Seventy-nine rare genetic syndromes in which obesity is a major feature have been catalogued by Canadian researchers.
Previously it was widely believed there were 20 to 30 obesity-associated syndromes, but no-one had systematically trawled the published literature to evaluate them. The team found reports of 79 obesity syndromes in the scientific literature.
'These syndromes, although individually rare, are much more numerous and diverse than anticipated,' said Yuvreet Kaur, who began working on the study while still an undergraduate and is the study's first author.
The team, led by Dr David Meyre, associate professor at McMaster University's School of Medicine, Ontario, collaborated with the University of British Columbia to search seven databases and analyse 161 papers.
They focused on monogenic forms of obesity in which there is a 100 percent chance of developing obesity. Obesity caused this way is rare and affects only 0.5 percent of the obese population, and individuals with these syndromes also often have other symptoms such as heart and kidney malformations or cognitive impairment.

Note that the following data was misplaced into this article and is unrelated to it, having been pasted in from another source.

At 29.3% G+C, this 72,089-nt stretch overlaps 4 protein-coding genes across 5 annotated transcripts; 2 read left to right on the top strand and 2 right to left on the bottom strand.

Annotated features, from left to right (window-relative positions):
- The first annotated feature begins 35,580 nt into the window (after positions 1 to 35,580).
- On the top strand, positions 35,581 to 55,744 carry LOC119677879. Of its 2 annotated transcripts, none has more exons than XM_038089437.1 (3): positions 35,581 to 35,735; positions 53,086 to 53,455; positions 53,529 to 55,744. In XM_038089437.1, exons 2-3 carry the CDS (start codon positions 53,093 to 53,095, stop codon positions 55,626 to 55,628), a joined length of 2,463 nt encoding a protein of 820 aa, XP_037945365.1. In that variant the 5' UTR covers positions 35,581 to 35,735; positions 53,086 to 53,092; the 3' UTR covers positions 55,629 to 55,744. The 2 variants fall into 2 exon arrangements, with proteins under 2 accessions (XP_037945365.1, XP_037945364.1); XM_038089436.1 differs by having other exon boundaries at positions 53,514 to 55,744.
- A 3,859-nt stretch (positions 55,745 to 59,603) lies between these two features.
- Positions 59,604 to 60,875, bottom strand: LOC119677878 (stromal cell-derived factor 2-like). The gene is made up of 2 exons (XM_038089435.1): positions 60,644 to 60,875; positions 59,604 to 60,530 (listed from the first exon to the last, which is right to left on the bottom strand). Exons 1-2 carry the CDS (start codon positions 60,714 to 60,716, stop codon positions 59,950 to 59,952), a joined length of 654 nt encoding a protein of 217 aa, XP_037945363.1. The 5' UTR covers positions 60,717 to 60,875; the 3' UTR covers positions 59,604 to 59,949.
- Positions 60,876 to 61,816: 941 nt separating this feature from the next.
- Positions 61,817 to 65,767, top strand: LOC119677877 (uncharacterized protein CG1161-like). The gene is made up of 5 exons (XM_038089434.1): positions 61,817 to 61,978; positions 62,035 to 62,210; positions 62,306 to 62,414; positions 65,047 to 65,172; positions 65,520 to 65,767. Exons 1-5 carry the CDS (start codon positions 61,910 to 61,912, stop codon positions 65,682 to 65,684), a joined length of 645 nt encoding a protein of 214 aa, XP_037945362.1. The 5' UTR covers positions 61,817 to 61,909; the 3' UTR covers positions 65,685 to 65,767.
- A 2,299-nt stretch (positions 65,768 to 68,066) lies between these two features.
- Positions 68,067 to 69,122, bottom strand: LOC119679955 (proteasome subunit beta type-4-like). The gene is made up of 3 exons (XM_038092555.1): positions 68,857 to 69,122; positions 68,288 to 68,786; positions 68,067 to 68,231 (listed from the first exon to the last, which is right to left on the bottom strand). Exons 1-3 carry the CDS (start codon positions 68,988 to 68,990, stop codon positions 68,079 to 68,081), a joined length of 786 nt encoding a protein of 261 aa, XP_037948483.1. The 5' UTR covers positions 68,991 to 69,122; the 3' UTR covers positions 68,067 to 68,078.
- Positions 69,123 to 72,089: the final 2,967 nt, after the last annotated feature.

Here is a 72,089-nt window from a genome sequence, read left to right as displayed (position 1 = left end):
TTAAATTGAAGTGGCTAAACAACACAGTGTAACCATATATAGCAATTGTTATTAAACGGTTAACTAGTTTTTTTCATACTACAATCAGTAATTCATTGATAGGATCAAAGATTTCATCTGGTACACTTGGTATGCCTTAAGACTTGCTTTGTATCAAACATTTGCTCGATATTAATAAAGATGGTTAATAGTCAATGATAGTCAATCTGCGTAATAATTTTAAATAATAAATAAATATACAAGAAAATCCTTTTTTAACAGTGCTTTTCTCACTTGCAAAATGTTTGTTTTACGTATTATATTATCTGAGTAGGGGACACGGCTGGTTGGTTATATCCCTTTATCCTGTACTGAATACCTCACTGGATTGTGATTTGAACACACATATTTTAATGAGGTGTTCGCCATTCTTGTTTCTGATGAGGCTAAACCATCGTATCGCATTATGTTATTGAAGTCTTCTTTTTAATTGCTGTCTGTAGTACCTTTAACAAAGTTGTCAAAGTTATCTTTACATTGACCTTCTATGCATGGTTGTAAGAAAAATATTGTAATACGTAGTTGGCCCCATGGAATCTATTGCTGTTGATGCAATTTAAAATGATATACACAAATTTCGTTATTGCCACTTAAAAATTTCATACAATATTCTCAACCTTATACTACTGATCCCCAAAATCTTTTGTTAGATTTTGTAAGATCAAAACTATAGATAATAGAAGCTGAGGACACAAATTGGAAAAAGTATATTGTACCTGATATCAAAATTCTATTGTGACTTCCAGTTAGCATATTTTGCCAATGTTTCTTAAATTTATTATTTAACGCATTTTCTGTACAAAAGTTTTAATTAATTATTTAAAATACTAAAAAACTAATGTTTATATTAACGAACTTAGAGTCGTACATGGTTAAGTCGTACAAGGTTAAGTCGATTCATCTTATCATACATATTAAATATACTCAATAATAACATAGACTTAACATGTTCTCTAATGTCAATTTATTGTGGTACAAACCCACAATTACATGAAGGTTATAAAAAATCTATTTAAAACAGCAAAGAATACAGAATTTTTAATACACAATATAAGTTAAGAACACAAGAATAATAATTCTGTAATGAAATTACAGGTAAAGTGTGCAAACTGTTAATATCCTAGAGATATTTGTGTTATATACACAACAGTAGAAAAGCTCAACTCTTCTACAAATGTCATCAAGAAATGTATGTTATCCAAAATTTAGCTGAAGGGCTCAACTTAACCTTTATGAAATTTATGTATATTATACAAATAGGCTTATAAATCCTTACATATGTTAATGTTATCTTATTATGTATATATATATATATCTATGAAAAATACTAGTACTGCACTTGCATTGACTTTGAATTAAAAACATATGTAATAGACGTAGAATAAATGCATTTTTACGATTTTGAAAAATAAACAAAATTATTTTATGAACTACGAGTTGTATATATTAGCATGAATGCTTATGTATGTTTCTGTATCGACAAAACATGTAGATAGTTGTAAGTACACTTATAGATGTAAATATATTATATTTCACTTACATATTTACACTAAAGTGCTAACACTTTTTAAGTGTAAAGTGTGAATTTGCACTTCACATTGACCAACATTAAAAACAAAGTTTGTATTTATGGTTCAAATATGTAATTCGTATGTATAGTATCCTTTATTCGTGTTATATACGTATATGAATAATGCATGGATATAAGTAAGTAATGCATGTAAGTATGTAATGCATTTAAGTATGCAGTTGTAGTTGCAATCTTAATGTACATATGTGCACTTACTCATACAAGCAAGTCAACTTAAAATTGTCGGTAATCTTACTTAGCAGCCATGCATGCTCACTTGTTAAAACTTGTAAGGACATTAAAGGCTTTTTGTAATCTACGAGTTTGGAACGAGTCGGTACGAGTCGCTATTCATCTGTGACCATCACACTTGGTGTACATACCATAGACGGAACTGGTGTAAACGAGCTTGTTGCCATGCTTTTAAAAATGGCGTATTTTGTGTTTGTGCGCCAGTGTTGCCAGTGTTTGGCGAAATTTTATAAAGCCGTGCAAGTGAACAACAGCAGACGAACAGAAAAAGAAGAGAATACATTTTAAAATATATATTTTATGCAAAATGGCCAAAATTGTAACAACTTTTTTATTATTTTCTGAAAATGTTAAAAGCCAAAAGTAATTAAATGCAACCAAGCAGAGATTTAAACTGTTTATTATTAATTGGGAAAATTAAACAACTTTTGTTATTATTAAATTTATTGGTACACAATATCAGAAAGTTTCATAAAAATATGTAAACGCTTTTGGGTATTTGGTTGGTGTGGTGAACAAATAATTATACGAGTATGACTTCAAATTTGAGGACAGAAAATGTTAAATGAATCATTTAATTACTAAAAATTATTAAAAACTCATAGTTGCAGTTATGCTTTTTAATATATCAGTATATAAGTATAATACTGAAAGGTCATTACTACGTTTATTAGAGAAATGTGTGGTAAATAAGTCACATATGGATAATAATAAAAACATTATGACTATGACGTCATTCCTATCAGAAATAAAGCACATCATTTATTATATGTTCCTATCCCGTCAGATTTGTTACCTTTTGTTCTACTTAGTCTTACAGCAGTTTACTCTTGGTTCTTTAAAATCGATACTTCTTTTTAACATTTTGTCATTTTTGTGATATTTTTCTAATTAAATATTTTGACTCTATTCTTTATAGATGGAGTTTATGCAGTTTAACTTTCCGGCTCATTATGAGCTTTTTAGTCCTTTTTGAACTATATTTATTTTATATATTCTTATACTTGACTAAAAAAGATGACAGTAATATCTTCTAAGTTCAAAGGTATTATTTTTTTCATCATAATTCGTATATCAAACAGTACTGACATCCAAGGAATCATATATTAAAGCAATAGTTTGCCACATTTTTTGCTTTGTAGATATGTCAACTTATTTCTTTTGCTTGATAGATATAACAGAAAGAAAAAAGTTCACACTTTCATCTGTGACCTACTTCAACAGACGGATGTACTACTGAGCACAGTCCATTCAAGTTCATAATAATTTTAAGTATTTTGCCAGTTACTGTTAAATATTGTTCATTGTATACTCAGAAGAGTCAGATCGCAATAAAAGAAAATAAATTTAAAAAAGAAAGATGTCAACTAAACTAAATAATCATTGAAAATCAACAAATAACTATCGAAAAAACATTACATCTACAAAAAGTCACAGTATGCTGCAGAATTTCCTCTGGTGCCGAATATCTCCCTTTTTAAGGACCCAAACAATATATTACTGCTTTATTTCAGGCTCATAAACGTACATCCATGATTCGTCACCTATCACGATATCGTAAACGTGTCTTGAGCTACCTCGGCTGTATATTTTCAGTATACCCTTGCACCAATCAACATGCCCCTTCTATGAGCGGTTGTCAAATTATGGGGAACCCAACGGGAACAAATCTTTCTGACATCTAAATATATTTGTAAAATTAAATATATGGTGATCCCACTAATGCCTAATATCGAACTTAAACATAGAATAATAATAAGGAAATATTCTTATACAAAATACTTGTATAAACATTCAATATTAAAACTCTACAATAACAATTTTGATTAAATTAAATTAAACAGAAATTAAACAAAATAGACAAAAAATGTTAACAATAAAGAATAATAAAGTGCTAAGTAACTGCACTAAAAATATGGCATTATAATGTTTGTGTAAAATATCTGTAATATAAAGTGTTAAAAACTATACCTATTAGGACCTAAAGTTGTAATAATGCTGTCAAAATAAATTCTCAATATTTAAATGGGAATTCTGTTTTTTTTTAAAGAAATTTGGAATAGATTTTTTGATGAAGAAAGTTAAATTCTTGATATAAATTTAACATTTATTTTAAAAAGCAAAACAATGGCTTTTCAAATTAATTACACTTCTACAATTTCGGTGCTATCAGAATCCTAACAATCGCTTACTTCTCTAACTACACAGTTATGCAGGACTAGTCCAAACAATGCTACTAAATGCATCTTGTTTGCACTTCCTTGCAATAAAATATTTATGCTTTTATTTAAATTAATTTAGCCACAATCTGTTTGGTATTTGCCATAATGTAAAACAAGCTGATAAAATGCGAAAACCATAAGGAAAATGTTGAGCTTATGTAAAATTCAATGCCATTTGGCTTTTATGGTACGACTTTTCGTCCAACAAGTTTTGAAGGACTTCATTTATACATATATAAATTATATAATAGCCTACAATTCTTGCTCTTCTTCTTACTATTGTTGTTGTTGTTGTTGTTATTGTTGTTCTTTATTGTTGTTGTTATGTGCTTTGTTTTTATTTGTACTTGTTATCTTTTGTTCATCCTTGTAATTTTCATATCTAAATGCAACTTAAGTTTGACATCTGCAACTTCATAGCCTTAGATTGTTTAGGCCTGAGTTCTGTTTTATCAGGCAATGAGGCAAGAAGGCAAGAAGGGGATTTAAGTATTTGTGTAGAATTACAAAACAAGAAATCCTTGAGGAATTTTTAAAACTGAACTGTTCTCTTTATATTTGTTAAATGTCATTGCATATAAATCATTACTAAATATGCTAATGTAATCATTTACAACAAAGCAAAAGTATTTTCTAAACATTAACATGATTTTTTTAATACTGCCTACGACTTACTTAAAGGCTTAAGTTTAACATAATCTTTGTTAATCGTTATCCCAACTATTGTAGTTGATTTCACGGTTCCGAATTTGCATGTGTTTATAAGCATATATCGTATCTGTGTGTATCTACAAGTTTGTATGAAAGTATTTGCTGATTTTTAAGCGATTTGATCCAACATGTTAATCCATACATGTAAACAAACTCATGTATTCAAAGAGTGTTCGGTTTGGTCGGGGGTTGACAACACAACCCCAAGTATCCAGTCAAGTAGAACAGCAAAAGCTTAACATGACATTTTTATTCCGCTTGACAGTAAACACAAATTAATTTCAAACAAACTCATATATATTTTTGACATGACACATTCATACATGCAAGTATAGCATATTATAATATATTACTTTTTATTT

Due to the rarity of these conditions, doctors may only encounter one or two patients with these syndromes in their career. As a result, the conditions often go undiagnosed and patients don't get the help they need.
'Identifying genes is very important for the families,' Dr Meyre told CNN. He added, 'We also hope that our study will help clinicians to recognise these syndromes.'
Some common obesity syndromes, such as deficiency of leptin hormone, can be easily treated: replacement of the hormone causes dramatic weight loss. If genes are identified for all these syndromes, researchers will be able to work towards appropriate treatments.
Mary Freivogel, president of the National Society of Genetic Counsellors, who was not involved in the research, praised the comprehensive nature of the study but emphasised to CNN: 'Most of the obesity in the United States is not syndromic', saying that the overwhelming majority of cases are polygenic and result from a combination of multiple genetic and lifestyle factors. She also advised anyone wanting to undergo genetic testing to discuss this with a genetic counsellor beforehand, to ensure that testing is appropriate and any results are interpreted correctly.
Professor Phil Beales, head of genetics and genomic medicine at University College London, also praised the authors' methodology and was pleased someone had updated this 'specialised category of obesity'. He explained that rare examples like these can help to understand and potentially treat the more common forms of obesity.
The study was published in the journal Obesity Reviews.